It is shocking to think that if people with terminal illnesses are dismissed or forced out of their jobs that their loved ones will lose the death in service payments that the employee has planned for and earned through a life-time of hard work. That is why I am proud to have signed the TUC ‘Dying to Work’ charter to protect my employees and I will be encouraging businesses in my constituency to follow suit and sign up to the TUC’s voluntary charter. I hope something will soon be done to ensure that every individual with terminal illness will receive the protection and support they deserve.

The campaign has also been endorsed by a number of trade unions and charities, including The National Council for Palliative Care, Hospice UK, Breast Cancer Care and Second Hope.

TUC Deputy General Secretary Paul Nowak said: "Serious illness is tough enough without having to put up with extra hassle at work. Everyone can surely agree that terminally-ill workers deserve protection.That's why unions, MPs, employers and charities are coming together to ensure that workers get the support and protections they need when times are toughest."

This broad support was demonstrated in a recent Survation poll of over a thousand people which found that 79% of respondents support a ‘protected period’ for terminally ill workers where they could not be dismissed as a result of their condition with only 3% opposing it.

The TUC Dying to Work Voluntary Charter states the following:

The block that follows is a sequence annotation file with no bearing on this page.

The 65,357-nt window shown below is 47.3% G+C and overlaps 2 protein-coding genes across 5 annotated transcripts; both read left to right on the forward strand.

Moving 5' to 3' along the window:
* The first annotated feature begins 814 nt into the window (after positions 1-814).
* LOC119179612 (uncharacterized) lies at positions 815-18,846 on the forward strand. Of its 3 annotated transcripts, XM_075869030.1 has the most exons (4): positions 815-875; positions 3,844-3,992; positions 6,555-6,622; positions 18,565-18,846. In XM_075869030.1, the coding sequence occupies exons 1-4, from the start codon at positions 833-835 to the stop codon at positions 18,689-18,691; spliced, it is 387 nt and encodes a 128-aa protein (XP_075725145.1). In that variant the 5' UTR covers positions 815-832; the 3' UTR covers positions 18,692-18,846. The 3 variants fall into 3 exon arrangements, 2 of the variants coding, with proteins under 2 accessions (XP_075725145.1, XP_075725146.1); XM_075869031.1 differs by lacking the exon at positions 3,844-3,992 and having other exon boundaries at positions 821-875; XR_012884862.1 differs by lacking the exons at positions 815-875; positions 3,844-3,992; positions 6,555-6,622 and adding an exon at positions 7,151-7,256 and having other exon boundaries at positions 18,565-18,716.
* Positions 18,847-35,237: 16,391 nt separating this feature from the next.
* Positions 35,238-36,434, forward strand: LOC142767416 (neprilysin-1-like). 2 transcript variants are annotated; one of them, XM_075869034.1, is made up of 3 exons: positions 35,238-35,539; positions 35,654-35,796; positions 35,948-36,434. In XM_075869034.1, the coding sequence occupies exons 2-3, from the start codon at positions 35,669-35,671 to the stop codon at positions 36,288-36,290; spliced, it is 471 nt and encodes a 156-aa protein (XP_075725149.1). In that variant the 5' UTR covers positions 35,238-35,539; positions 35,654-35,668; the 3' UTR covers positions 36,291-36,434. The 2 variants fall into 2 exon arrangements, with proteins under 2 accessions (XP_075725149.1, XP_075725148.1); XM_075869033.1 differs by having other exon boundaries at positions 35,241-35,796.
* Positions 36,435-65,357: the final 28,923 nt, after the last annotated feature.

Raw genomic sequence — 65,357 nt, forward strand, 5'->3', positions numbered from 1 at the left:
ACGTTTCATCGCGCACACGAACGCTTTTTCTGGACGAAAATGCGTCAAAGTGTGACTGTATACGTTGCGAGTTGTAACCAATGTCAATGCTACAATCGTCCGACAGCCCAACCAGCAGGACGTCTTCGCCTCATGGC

1. We recognise that terminal illness requires support and understanding and not additional and avoidable stress and worry.
2. Terminally ill workers will be secure in the knowledge that we will support them following their diagnosis and we recognise that safe and reasonable work can help maintain dignity, offer a valuable distraction and can be therapeutic in itself.
3. We will provide our employees with the security of work, peace of mind and the right to choose the best course of action for themselves and their families which helps them through this challenging period with dignity and without undue financial loss.
4. We support the TUC’s Dying to Work campaign so that all employees battling terminal illness have adequate employment protection and have their death in service benefits protected for the loved ones they leave behind.

Dying to Work campaign

I'm supporting the TUC ‘Dying to Work’ charter to support and protect employees who become terminally ill. Since its launch in April 2016, The TUCs ‘Dying to Work’ Voluntary Charter...

Please find below a report of my work during October and November. Please get in touch if you have a case you wish me to raise or would like to let me know your views. Surgery dates are listed on my website and my contact details are listed below.  For updates on my work please follow me on twitter @jessicamordenmp or facebook




Recent business in Parliament has been dominated by the EU Withdrawal Bill, which will continue in the Commons during December. I am closely involved with the Commons stages as the Labour Whip on the Shadow Brexit team.